(Submitted by Harry Soltysiak)
Jack Taylor tackled his Eagle Scout project like he sacks the Tigers’ opposition on the gridiron.
With permission from trustee Jimmy Dykes of Dykes Construction, the 15-year-old son of Jack and Margo Taylor “called out the scouts” of Troop 309, hosted by First United Methodist Church of Excelsior Springs, to help clean up brush and repair broken headstones in the Oakland/Haynesville Cemetery near Holt.
“I felt proud to be doing the work for my community,” said Taylor.
On Friday, July 19, a contingent of scouts and leaders started prepping the cemetery for the work—and they discovered evidence of a kind of mystery. The volunteers cleared soil and grass off two fallen stones near the crest of the graveyard. The names of John G. and Salmon G. Bigelow emerged. These brothers apparently died on the same day, June 24, 1864.
Work resumed on Saturday, July 20, under a gray drizzly sky. About 25 volunteers huddled during a break beneath a small, dripping canopy. Handed a copy of John N. Edwards’ “Noted Guerrillas,” published in 1877, Jack Taylor Sr. revealed the fate of the Unionist brothers—ironically at the hands of rebels led by his own namesake, Charles F. Taylor.
“Huh,” Jack Sr. said to Jack Jr. “I wonder if we killed them?” But shown a post-Civil War photograph of the guerrilla fighter, he answered his own question: “No, this guy’s too short to be related to us.”
Stumbling a little over Edwards’ 19th-century prose, Taylor recounted how the guerrilla band had surrounded the militiamen in their home and demanded their surrender: “Peremptorily refusing this, a fight began immediately. The brothers—unsupported and outnumbered—fought to the death.”
The Bigelows, originally from Ohio, moved to Missouri prior to the Civil War. They were both schoolteachers and family men. In 1962, both men served in Company H, 48th Enrolled Missouri Militia (EMM). So many of the men enlisted in the 13th Missouri Infantry, however, that the company was disbanded in 1863. Salmon Bigelow, who had been captain of Company H, joined Company C of Clinton County’s 89th EMM as a private in December of that year.
“The Bigelow brothers were killed only after a desperate resistance,” according to “The History of Clay and Platte Counties” (1885). “When their guns were empty they seized pieces of furniture and struck at their assailants until shot down.”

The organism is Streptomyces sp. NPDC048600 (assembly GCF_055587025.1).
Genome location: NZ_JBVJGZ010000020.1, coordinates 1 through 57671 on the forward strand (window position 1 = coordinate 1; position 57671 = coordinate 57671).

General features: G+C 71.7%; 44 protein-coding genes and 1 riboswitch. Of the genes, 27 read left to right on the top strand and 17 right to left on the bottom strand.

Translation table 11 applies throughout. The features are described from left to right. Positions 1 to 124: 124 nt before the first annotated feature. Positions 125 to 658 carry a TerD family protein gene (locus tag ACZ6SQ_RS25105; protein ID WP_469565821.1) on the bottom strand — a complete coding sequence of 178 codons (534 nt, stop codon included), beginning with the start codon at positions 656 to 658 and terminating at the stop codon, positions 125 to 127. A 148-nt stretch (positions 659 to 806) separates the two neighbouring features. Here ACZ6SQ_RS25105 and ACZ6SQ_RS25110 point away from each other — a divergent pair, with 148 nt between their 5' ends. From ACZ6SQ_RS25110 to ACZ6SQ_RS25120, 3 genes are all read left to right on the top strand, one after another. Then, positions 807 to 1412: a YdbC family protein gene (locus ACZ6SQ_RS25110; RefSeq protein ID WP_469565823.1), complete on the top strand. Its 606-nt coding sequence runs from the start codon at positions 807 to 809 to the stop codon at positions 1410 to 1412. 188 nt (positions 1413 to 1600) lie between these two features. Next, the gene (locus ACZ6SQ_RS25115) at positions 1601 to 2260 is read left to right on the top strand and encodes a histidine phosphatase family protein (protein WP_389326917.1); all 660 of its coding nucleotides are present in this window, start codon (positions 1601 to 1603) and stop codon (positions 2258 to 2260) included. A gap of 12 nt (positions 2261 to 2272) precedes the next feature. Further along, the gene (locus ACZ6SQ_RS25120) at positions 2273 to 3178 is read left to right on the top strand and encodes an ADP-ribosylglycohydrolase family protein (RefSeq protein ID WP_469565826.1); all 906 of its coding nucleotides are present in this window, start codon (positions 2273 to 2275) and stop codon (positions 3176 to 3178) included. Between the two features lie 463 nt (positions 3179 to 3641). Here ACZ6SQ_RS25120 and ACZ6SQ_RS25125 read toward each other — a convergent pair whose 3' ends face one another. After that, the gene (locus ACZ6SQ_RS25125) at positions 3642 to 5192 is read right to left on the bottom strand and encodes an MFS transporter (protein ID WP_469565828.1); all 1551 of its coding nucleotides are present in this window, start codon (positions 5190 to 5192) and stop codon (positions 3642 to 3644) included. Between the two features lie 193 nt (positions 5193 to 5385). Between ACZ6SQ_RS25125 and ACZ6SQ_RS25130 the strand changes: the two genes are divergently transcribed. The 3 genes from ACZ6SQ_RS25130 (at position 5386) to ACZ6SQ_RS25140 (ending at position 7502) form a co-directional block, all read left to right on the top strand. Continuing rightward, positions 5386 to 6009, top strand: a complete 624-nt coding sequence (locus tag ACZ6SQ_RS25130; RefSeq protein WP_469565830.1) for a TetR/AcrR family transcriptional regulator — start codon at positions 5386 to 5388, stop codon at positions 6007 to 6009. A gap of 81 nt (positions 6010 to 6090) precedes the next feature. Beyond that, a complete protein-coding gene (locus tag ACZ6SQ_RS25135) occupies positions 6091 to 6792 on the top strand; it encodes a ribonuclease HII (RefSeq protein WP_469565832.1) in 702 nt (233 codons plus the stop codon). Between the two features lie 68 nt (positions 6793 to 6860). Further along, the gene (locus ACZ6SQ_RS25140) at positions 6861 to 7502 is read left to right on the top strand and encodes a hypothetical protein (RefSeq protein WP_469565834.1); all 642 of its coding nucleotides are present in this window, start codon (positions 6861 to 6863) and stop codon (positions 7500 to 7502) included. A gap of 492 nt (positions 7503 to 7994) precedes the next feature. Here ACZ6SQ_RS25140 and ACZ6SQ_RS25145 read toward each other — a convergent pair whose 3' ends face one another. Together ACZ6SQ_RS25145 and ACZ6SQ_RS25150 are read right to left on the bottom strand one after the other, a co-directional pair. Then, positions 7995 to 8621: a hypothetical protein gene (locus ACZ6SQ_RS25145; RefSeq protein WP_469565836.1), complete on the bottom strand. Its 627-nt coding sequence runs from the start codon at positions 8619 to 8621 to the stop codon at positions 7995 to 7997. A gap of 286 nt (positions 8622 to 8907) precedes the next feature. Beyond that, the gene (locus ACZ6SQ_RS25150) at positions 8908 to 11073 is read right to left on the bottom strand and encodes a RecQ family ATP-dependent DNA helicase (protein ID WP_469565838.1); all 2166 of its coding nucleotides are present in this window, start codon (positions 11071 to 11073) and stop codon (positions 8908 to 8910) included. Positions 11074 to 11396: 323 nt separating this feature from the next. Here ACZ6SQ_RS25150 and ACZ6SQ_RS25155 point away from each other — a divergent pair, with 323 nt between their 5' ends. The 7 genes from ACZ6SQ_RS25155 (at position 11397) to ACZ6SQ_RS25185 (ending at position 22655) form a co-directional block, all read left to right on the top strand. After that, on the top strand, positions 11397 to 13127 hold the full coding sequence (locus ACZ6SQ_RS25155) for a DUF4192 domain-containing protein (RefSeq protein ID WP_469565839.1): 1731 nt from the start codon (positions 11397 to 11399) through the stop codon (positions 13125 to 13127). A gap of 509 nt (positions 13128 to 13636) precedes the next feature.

Jim Cummings, one of Taylor’s men, knew the Bigelows. “I was an eyewitness to the killing of these men,” he wrote in 1903, “and…remember a little 12-year-old daughter (Elizabeth) following us bewailing the death of her papa. This little girl, with her grief and tears, often comes most vividly to my mind…Yet these same people shot down in cold blood a very dear uncle of mine.”
This savage episode aroused the country. From Liberty, Capt. Church J. White wired district commander Brig. Gen. Clinton B. Fisk: “Two good Union citizens were murdered in our county last night at their own house by bushwhackers—Captain Bigelow and his brother. The guerrillas are traveling around in broad daylight, and it appears that there is no one to make them afraid…Another Union man, by the name of Baily is missing…What shall we do?”
In reply, the general commanded “that the military must exterminate the whole gang of villains who infest Clay County, and that right speedily, or the whole country will go down into a common ruin.”
The “villains,” including Frank and Jesse James, had killed Bishop Baily on the road south of Smithville. They then rode toward Platte City, where they continued their campaign of assassination.
As the much-needed rain stopped, the scout volunteers fanned out over the old cemetery with pruners, shovels and buckets of mortar to repair leaning headstones and clean up the graveyard.
“It’s great to see kids getting interested in history,” said Marcy Miller, a scout mom and tour guide at Watkins Mill. “They are doing such great work. We hope the cemetery gets a lot of donations.”
By Standard Staff • StandardStaff@leaderpress.com